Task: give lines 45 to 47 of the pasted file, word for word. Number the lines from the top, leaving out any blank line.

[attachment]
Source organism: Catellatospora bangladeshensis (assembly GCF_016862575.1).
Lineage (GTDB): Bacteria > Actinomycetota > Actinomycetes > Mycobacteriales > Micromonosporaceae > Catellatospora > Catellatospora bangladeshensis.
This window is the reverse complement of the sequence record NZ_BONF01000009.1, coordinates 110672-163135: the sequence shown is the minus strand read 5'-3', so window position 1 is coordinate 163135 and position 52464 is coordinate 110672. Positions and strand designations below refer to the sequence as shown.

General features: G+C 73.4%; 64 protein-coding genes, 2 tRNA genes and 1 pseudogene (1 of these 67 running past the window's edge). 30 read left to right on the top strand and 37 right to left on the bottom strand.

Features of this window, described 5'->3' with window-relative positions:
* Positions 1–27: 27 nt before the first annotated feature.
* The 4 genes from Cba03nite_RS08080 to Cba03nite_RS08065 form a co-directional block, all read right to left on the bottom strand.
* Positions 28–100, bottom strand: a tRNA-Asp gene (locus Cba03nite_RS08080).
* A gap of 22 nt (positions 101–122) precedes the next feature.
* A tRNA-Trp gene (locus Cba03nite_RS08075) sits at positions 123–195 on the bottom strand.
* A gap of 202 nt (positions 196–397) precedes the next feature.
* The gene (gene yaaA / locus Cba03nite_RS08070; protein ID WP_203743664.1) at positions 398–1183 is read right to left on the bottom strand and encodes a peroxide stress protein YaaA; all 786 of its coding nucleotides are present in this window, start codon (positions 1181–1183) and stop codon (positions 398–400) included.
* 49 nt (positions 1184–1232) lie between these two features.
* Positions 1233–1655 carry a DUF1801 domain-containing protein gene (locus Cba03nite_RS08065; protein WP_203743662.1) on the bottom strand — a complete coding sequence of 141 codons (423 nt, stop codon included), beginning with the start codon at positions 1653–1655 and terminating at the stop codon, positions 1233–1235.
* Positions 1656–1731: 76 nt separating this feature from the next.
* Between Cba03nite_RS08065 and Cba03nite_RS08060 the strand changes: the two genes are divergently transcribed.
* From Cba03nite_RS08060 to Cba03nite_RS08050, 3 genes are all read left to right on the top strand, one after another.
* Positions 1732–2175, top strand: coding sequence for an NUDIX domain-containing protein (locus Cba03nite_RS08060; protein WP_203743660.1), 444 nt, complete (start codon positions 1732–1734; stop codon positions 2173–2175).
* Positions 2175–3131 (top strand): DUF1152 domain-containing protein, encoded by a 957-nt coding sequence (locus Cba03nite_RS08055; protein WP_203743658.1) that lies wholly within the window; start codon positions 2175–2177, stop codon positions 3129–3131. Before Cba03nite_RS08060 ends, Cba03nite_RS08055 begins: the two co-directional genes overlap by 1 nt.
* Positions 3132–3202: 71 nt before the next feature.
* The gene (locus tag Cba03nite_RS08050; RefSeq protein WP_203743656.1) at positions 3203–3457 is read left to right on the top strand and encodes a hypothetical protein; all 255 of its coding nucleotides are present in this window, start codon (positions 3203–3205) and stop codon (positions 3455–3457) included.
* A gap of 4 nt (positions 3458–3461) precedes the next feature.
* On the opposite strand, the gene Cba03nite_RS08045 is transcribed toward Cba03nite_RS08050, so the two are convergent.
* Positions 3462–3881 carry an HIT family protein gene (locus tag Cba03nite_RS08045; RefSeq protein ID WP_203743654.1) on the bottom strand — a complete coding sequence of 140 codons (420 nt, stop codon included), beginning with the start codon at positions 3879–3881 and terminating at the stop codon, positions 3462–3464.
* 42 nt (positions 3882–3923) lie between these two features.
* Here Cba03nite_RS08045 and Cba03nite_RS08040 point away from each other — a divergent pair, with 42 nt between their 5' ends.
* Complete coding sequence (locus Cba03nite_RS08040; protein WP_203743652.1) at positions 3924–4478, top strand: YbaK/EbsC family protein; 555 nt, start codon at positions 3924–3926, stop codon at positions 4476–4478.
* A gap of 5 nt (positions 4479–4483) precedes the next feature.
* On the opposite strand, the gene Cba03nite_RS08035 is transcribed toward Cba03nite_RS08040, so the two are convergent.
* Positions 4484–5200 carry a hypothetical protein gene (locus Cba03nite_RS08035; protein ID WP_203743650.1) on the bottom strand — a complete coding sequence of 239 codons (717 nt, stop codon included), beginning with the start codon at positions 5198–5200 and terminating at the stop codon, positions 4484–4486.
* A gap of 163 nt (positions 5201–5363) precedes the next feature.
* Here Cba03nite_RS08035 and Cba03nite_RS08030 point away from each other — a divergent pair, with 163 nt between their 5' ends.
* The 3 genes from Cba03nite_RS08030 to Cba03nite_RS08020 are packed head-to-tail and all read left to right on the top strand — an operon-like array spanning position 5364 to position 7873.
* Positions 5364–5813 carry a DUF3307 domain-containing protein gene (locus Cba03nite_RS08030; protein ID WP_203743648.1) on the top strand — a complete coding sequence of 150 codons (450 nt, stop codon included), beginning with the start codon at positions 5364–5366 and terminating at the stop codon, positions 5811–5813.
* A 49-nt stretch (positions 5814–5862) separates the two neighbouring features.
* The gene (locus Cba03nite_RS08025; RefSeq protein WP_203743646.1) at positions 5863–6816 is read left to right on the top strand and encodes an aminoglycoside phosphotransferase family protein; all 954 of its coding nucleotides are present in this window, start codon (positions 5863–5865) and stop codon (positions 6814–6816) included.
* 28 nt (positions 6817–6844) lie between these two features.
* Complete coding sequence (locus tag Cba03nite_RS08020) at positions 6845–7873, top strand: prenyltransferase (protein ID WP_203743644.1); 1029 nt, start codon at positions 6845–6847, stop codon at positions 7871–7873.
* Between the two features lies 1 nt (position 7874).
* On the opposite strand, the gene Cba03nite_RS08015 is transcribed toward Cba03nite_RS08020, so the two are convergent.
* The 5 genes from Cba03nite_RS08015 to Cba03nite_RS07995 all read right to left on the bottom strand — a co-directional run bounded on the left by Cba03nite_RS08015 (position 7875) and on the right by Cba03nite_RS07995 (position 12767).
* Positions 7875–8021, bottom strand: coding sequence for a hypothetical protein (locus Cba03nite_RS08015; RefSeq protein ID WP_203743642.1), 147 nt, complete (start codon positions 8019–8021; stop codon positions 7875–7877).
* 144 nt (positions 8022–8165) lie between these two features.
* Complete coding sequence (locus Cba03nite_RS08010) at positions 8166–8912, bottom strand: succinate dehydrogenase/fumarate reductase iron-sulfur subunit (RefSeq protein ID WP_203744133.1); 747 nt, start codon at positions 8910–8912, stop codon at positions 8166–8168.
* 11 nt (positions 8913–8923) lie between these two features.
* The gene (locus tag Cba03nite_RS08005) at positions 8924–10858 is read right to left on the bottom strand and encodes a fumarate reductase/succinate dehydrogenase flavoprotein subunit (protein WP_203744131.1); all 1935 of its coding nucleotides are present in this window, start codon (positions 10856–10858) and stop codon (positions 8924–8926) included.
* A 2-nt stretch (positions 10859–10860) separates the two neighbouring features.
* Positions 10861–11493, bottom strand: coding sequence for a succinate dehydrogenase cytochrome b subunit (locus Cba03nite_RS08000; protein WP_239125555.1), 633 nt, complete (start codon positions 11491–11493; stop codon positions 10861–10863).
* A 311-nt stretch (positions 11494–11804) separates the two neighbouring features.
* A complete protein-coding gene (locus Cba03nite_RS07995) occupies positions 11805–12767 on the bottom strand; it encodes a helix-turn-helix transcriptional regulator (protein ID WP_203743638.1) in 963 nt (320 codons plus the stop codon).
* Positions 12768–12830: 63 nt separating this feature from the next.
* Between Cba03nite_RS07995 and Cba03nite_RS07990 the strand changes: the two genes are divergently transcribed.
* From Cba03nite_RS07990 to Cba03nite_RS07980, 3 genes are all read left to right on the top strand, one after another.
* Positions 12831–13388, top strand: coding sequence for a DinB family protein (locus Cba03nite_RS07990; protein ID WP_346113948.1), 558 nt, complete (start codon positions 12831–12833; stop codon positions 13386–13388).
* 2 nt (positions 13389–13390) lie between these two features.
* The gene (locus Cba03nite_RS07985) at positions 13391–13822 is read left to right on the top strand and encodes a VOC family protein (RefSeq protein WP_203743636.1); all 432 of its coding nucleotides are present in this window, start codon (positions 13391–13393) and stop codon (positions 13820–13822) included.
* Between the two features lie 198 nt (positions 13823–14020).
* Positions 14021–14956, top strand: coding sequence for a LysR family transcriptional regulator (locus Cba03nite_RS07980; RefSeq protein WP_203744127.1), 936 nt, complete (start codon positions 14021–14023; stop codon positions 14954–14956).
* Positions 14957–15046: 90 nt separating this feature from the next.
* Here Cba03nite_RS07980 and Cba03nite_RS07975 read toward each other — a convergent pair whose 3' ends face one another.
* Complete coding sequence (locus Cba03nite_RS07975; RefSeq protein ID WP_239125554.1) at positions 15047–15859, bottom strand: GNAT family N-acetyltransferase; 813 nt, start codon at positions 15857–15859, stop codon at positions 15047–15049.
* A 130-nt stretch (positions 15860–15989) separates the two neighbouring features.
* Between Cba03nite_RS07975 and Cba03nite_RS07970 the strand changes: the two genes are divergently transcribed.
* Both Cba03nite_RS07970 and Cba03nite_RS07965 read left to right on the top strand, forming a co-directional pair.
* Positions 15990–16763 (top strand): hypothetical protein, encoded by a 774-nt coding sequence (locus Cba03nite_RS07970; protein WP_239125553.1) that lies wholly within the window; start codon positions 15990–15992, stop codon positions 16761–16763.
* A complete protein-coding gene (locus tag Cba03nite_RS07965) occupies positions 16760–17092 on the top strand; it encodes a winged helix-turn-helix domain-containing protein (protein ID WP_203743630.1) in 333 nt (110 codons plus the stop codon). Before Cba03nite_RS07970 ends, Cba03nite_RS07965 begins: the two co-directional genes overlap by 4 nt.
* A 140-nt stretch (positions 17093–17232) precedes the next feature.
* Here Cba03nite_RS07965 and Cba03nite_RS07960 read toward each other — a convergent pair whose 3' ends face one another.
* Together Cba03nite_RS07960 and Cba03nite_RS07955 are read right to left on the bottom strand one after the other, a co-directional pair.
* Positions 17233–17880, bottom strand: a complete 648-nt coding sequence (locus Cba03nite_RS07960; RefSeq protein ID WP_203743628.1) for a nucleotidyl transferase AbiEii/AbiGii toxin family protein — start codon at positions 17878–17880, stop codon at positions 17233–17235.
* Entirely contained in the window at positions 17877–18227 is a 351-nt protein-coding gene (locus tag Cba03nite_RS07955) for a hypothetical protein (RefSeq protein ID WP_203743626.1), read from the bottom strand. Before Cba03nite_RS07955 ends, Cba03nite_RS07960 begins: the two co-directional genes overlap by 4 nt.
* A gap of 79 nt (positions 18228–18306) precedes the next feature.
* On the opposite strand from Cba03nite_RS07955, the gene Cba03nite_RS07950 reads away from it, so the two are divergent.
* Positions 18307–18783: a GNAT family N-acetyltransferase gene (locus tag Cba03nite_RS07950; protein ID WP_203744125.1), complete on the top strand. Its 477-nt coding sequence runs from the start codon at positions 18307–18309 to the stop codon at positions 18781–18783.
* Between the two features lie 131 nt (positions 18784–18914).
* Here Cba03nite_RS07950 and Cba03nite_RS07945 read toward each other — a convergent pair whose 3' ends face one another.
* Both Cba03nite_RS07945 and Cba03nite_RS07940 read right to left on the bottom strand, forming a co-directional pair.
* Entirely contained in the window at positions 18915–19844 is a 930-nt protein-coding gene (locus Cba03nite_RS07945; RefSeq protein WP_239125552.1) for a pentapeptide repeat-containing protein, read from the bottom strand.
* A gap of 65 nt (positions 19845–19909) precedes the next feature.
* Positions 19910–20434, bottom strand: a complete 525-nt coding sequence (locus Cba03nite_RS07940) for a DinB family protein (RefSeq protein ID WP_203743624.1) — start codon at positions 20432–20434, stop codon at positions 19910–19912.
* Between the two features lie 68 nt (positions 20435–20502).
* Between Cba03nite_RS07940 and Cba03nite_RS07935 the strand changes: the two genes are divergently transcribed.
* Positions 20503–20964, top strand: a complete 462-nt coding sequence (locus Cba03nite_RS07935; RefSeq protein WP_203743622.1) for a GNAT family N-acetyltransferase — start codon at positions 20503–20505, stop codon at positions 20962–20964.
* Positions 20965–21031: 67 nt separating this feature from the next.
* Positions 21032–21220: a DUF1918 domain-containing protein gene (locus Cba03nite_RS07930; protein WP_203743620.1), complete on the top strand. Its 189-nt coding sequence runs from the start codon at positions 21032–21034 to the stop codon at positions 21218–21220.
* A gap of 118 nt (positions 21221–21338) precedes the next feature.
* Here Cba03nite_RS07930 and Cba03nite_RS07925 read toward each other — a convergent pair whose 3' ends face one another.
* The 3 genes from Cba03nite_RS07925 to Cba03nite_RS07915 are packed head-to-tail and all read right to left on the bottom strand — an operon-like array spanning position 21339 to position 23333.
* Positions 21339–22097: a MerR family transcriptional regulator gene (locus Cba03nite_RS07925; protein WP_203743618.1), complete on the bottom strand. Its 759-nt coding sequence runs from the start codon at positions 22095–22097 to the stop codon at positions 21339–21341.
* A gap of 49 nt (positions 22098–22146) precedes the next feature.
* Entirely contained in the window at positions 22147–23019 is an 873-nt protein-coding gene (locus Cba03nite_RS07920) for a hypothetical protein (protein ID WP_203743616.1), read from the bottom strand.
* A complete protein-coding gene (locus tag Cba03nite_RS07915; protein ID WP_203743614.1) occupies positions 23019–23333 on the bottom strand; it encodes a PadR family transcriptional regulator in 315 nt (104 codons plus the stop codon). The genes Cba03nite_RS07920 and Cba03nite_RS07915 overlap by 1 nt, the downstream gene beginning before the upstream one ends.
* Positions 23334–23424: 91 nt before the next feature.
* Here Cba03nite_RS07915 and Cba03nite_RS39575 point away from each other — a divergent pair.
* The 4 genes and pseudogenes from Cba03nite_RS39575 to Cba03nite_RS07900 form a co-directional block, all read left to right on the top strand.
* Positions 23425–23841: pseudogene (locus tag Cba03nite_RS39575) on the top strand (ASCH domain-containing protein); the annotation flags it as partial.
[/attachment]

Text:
* 11 nt (positions 8913–8923) lie between these two features.
* The gene (locus tag Cba03nite_RS08005) at positions 8924–10858 is read right to left on the bottom strand and encodes a fumarate reductase/succinate dehydrogenase flavoprotein subunit (protein WP_203744131.1); all 1935 of its coding nucleotides are present in this window, start codon (positions 10856–10858) and stop codon (positions 8924–8926) included.
* A 2-nt stretch (positions 10859–10860) separates the two neighbouring features.